Looking through misogyny: Indian men's rights activists, law, and challenges for Feminism

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16 Scopus citations


From faint beginnings in scattered solitary actions in the 1990s, Men's Rights Activists (MRA) have emerged in India as a well-organized social movement, with careful political outreach through social media, legislative lobbying, and street action. They represent a range of ethnic and religious groups, include several prominent women leaders, and reflect some diversity of class positions. Their common target is the cynical misuse of civil and criminal laws relating to marriage and domestic violence, in particular, the simultaneous deployment of multiple laws. Based on my ethnographic work with these groups, I profile MRA understandings of law, equality, and gender in this article. Rather than focus on their obvious misogyny, I examine their arguments in order to explore the internal and external challenges to feminist jurisprudence thrown up by this mobilization. These include attending to unanticipated fallouts of protective legislation and the connotations of symbolic equality standards. I argue that MRA discourses are a crucial site for tracing contestations of gender and the formation of subjectivities.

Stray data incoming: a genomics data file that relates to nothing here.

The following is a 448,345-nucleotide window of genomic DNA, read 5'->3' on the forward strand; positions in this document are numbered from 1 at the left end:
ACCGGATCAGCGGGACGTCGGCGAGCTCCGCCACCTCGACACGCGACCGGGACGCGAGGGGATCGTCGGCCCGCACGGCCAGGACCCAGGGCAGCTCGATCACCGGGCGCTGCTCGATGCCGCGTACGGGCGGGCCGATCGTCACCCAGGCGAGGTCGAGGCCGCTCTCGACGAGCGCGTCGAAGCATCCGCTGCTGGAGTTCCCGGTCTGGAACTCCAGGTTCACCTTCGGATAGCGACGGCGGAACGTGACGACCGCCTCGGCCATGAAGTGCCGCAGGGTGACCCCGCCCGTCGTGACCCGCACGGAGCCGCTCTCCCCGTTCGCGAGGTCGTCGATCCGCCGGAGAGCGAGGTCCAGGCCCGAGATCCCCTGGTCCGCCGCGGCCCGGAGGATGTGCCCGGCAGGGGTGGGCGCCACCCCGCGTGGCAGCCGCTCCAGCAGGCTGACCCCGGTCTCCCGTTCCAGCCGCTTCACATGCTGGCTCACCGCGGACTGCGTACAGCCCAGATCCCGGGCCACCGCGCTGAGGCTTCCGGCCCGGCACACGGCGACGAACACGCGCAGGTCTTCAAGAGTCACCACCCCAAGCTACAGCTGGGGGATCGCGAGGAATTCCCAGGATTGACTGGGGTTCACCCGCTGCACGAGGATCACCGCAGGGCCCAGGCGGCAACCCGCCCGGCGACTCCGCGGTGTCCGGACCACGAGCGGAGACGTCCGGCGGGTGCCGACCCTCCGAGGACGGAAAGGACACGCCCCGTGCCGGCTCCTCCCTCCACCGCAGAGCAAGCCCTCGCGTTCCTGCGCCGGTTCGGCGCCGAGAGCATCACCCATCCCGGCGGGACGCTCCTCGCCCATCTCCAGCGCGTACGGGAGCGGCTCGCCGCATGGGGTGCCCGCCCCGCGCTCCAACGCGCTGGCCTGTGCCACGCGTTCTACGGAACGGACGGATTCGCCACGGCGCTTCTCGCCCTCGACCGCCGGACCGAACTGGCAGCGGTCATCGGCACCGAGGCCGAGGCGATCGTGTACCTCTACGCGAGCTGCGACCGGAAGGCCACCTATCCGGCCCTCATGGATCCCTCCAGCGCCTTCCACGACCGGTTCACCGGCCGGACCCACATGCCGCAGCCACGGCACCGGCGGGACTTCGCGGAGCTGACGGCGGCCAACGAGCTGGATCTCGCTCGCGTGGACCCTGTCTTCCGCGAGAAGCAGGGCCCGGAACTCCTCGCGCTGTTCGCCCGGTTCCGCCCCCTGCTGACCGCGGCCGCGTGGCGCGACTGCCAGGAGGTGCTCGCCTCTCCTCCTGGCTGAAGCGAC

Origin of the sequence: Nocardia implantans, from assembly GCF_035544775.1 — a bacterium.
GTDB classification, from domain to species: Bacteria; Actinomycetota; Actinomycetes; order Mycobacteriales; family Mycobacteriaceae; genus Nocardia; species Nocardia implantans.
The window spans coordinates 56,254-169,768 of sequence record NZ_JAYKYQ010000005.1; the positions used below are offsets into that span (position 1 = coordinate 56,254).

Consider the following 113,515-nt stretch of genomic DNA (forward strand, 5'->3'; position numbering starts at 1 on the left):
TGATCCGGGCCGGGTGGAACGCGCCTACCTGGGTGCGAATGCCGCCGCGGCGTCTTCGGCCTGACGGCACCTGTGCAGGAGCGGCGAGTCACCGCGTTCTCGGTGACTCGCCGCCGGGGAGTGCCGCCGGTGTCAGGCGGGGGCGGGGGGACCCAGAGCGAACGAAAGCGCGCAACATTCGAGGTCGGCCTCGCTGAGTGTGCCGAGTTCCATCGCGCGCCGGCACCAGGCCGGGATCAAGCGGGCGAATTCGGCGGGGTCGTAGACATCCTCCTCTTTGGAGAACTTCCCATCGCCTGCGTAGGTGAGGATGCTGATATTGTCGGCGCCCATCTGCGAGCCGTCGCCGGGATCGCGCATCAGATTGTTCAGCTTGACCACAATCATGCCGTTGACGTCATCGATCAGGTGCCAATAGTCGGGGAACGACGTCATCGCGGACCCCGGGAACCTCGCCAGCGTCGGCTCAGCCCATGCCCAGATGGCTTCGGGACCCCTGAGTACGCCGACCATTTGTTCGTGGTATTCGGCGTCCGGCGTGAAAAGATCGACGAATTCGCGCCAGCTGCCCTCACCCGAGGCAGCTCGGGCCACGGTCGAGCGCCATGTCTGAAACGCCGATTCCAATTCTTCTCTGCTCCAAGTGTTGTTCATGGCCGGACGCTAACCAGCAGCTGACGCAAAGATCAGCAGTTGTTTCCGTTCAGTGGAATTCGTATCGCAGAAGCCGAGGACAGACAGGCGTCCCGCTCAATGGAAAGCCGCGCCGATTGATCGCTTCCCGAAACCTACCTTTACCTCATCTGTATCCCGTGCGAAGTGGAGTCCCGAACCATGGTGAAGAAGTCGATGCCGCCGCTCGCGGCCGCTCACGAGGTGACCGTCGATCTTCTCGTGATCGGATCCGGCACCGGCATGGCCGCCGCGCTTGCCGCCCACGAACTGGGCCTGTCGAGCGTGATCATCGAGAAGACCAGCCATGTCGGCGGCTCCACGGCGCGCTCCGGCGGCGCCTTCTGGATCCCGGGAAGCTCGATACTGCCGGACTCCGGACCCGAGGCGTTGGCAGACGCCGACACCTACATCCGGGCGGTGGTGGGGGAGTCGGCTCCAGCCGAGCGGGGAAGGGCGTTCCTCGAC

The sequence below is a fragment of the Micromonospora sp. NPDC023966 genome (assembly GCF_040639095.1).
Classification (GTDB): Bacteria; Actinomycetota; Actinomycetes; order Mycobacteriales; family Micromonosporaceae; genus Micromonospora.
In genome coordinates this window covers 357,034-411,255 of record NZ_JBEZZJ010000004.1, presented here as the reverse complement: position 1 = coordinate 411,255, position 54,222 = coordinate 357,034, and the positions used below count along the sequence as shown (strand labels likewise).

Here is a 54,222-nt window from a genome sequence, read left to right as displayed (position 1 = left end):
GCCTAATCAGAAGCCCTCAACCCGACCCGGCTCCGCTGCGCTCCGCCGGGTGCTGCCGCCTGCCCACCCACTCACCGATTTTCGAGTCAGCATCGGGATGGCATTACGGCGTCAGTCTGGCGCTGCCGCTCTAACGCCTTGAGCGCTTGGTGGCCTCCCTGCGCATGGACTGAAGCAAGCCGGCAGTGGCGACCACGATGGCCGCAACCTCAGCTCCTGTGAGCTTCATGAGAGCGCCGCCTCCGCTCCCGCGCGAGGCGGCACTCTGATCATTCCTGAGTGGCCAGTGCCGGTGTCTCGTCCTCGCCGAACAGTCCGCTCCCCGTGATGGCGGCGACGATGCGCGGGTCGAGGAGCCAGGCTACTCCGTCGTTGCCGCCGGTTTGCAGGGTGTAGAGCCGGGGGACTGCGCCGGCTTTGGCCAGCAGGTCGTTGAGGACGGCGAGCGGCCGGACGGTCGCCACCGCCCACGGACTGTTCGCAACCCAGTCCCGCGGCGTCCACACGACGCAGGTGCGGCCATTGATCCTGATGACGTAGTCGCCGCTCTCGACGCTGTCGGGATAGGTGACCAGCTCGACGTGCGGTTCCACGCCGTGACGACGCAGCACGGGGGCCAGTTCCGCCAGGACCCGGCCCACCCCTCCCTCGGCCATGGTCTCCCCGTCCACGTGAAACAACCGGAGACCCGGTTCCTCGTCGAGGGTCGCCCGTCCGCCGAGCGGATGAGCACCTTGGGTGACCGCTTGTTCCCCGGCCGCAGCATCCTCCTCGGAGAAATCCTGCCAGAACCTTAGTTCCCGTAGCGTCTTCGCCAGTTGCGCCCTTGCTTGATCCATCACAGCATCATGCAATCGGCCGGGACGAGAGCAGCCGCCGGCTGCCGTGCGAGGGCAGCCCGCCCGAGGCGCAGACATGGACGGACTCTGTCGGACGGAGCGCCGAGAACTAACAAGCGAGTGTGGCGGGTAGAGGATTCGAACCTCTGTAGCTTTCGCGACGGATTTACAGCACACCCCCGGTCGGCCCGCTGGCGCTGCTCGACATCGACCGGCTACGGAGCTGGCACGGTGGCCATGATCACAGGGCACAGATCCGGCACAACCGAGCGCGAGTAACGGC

Original languageEnglish
Pages (from-to)45-58
Number of pages14
JournalCanadian Journal of Women and the Law
Issue number1
StatePublished - 2016

ASJC Scopus subject areas

  • Gender Studies
  • Sociology and Political Science
  • Law


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